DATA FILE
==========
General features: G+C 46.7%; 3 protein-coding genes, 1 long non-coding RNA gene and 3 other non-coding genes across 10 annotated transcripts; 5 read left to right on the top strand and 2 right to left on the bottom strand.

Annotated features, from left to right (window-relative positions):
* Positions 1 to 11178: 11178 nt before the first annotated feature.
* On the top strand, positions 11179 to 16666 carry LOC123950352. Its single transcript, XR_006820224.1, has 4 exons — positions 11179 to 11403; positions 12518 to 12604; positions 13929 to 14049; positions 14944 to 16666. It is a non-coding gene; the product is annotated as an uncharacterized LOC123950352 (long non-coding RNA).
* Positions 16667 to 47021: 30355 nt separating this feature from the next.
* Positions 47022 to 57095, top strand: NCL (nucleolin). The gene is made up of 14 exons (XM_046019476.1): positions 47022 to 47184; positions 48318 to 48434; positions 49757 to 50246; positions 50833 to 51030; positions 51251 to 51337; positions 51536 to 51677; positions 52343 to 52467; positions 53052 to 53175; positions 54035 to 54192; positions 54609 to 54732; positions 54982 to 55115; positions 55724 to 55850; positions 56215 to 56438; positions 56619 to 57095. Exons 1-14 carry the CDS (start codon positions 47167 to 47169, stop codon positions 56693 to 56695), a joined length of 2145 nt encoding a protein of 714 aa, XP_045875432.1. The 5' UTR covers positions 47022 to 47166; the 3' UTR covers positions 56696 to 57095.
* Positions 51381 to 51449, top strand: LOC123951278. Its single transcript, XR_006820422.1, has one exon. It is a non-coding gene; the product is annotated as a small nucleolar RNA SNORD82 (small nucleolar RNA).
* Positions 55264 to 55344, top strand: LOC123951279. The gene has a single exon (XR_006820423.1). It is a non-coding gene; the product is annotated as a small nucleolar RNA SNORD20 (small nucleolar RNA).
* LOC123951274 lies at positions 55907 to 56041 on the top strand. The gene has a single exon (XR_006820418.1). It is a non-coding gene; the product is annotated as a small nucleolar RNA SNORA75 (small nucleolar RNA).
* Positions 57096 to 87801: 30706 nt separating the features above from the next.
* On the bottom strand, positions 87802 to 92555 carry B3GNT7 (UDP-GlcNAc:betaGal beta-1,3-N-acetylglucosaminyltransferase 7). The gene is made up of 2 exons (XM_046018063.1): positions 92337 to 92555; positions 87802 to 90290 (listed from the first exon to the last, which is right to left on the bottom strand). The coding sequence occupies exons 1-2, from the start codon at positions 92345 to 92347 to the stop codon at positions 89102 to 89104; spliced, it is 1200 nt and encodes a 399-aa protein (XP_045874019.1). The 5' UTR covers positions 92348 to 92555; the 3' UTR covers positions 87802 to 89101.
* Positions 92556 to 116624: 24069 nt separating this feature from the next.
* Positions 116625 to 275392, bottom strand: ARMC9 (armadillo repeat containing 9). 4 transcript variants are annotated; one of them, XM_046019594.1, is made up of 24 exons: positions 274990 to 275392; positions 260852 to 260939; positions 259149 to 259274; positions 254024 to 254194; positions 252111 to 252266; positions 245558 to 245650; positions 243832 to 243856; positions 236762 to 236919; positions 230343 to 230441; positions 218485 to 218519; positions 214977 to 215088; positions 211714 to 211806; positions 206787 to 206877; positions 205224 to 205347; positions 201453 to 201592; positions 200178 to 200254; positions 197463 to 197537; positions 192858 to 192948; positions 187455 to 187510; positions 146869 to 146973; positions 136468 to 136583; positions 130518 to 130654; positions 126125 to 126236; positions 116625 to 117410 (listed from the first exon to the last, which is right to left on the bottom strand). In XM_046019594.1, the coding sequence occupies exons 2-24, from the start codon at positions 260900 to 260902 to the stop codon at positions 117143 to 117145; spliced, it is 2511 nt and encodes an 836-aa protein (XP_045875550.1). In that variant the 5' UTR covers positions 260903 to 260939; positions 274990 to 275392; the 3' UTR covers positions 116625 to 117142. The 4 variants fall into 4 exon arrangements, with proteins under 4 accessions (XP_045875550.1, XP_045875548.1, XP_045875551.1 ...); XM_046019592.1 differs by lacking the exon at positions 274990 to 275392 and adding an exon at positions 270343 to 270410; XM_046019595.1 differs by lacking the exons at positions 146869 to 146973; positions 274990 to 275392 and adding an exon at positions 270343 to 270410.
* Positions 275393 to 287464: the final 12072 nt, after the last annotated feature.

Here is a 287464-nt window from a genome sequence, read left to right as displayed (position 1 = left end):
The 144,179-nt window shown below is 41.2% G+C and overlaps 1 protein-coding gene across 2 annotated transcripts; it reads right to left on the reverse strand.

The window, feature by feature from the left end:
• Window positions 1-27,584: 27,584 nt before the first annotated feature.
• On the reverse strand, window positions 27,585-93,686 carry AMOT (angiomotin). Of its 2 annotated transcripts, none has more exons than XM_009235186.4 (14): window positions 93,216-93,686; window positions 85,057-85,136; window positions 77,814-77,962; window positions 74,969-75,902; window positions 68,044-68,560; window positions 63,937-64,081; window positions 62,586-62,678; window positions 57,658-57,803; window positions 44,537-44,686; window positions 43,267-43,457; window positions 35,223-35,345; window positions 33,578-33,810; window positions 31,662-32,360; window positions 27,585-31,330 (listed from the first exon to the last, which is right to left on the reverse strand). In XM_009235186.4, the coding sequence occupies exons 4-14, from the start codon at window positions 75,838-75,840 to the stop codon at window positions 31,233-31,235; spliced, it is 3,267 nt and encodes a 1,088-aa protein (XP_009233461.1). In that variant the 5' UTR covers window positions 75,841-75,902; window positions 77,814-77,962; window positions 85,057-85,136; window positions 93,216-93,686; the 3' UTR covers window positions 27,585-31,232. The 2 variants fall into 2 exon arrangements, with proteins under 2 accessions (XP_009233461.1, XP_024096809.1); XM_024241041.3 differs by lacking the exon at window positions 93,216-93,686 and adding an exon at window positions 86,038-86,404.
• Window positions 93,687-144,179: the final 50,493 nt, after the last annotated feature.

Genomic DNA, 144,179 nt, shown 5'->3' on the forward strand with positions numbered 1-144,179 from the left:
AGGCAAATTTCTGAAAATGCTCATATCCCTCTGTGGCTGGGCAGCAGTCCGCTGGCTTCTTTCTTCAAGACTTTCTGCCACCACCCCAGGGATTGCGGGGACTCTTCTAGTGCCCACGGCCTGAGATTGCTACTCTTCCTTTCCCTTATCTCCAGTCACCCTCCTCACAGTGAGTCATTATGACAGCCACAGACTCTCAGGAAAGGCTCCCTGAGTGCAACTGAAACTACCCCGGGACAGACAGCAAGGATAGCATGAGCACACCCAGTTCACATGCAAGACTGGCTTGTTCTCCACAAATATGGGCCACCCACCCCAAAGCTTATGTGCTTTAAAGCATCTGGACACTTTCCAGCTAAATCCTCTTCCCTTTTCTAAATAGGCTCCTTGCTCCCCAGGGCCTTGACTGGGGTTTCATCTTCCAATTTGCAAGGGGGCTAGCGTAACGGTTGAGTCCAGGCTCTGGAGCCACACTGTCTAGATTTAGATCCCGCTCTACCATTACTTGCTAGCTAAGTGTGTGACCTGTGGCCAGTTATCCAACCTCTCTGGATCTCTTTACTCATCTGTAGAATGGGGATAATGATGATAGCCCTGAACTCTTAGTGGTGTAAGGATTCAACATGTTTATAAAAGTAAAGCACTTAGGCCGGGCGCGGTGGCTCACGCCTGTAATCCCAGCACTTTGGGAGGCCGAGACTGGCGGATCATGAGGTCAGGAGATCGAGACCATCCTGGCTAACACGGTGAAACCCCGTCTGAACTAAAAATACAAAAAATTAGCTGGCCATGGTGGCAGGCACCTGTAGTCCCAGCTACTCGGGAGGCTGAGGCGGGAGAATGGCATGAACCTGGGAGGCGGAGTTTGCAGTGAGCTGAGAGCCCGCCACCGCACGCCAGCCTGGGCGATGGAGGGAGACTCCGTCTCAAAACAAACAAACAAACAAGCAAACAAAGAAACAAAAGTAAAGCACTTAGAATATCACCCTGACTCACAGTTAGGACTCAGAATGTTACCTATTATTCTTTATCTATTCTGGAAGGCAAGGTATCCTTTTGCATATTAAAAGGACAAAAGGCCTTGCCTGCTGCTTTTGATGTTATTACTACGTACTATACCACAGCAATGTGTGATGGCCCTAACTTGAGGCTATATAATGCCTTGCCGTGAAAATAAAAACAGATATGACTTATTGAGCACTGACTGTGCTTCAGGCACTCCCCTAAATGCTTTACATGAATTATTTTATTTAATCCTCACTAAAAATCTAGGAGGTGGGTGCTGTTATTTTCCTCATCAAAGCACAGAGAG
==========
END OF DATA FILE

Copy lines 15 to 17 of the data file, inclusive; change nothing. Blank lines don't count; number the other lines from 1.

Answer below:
Here is a 287464-nt window from a genome sequence, read left to right as displayed (position 1 = left end):
The 144,179-nt window shown below is 41.2% G+C and overlaps 1 protein-coding gene across 2 annotated transcripts; it reads right to left on the reverse strand.

The window, feature by feature from the left end: